Indie filmmaker gambles with 'Mahjong'

Crime story made for only $60,000

SHANGHAI -- On the sidelines of the 13th Shanghai International Film Festival, a darkly comic story of a foreigner caught up in a Chinese love-triangle and a vicious game of mahjong highlights the grit it takes to get an independent film made these days, even in cash-rich China.

Although China's film industry is increasingly described as "booming," Beijinger Donald Li, a Cal State Fullerton graduate, made "Close Encounter of Mahjong," which he wrote, produced and directed for $60,000 raised largely by star A Wei, well-known for his roles in China Central Television dramas.

Shot almost entirely around a gaming table, "Mahjong" -- which co-starts Tang Ke, the only other professional in the cast -- will be finished in July. It grew out of a short film Li made and then passed around at SIFF in 2008.

Li is hopeful he'll manage himself to sell the film to a Western buyer visiting SIFF. Pacing the lobby of the festival hotel, the Crowne Plaza, for takers, Li pitches a film inspired by the small-time crooks of the Coen brothers' films.

"This film won't ever show in China. It's too much about crime and trickery," said Li, the son of a stage director and an opera singer who encouraged him to study business and computer science but failed to talk him out of filmmaking. "But this is the only thing I can do," he said: "make films."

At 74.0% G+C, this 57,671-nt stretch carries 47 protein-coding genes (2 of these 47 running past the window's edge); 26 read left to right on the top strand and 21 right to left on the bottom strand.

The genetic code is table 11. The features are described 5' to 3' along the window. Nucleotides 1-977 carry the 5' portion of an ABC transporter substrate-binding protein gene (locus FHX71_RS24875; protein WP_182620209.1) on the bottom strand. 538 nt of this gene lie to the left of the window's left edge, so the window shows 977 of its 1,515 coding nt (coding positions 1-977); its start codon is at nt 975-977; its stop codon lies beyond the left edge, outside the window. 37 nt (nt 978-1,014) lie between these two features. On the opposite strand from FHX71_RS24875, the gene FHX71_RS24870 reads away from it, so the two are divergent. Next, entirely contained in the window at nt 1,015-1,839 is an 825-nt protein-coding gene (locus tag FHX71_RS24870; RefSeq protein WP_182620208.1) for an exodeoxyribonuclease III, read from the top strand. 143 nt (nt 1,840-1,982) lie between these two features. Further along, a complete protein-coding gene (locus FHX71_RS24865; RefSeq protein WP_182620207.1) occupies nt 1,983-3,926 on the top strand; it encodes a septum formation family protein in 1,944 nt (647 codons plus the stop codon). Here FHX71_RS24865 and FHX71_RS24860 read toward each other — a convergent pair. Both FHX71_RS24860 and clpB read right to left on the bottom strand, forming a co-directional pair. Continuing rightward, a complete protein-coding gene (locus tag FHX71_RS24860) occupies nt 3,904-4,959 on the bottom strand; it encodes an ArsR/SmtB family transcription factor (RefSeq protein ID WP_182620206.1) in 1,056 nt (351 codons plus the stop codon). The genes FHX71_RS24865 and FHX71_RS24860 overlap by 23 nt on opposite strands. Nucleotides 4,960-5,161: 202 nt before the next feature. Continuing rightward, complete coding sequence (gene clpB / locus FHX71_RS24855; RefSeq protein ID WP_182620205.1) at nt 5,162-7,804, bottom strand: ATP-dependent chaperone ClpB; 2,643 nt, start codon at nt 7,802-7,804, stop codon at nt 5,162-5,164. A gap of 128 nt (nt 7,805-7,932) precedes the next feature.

Li said translating the "Mahjong" dialogue for English subtitles took him three months, even despite speaking English competently. He said he got help from Hollywood veterans he met in his seven years in L.A., such as "Friday the 13th" writer Victor Miller and Barry Glasser, executive producer of the 2009 China release "Diamond Dogs," starring Dolph Lundgren and Chinese actress Yu Nan.

"Mahjong, traditional medicine and feng shui are all hard to translate for the common English speaker," Li said.

"Mahjong" was made in association with 22Film Studio, run by Li Zhe, sound director to many independent Chinese films, and with help from Xing Xing, a Beijing-based digital animation company that recently provided special effects to films such as Disney's "High School Musical China," company president Wang Lifeng said.

"They're doing all the little cool shots of close ups on mahjong tiles that cost money to make," said Li, noting that he hopes the film will sell on the story alone. "There's a murder, double-crossing affairs and then a desperate salesman who provides the comedy," he said.

Of Li's debut effort, Hawaii International Film Festival Director Chuck Boller said, "It's tough to make an indie film in China. But I liked this one very much and look forward to seeing the finished feature."